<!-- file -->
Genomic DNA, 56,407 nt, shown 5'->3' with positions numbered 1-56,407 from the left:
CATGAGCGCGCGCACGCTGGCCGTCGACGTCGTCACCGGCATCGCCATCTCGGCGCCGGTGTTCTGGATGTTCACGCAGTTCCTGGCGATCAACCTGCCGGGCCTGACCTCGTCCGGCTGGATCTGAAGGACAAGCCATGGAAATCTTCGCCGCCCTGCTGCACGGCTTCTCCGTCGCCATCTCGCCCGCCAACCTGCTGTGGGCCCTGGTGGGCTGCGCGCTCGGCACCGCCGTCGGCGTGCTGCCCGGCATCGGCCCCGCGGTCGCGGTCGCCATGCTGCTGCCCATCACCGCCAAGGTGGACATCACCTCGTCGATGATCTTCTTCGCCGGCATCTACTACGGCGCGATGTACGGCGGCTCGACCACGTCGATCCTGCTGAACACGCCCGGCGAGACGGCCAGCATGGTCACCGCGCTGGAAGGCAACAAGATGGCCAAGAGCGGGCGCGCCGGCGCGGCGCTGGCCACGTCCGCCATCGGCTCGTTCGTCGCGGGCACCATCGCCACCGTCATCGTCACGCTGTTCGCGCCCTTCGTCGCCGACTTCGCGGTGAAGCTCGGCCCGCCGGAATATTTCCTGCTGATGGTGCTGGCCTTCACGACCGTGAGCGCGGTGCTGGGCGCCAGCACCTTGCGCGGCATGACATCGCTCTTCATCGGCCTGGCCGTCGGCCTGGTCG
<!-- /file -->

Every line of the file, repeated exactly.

Genomic DNA, 56,407 nt, shown 5'->3' with positions numbered 1-56,407 from the left:
CATGAGCGCGCGCACGCTGGCCGTCGACGTCGTCACCGGCATCGCCATCTCGGCGCCGGTGTTCTGGATGTTCACGCAGTTCCTGGCGATCAACCTGCCGGGCCTGACCTCGTCCGGCTGGATCTGAAGGACAAGCCATGGAAATCTTCGCCGCCCTGCTGCACGGCTTCTCCGTCGCCATCTCGCCCGCCAACCTGCTGTGGGCCCTGGTGGGCTGCGCGCTCGGCACCGCCGTCGGCGTGCTGCCCGGCATCGGCCCCGCGGTCGCGGTCGCCATGCTGCTGCCCATCACCGCCAAGGTGGACATCACCTCGTCGATGATCTTCTTCGCCGGCATCTACTACGGCGCGATGTACGGCGGCTCGACCACGTCGATCCTGCTGAACACGCCCGGCGAGACGGCCAGCATGGTCACCGCGCTGGAAGGCAACAAGATGGCCAAGAGCGGGCGCGCCGGCGCGGCGCTGGCCACGTCCGCCATCGGCTCGTTCGTCGCGGGCACCATCGCCACCGTCATCGTCACGCTGTTCGCGCCCTTCGTCGCCGACTTCGCGGTGAAGCTCGGCCCGCCGGAATATTTCCTGCTGATGGTGCTGGCCTTCACGACCGTGAGCGCGGTGCTGGGCGCCAGCACCTTGCGCGGCATGACATCGCTCTTCATCGGCCTGGCCGTCGGCCTGGTCG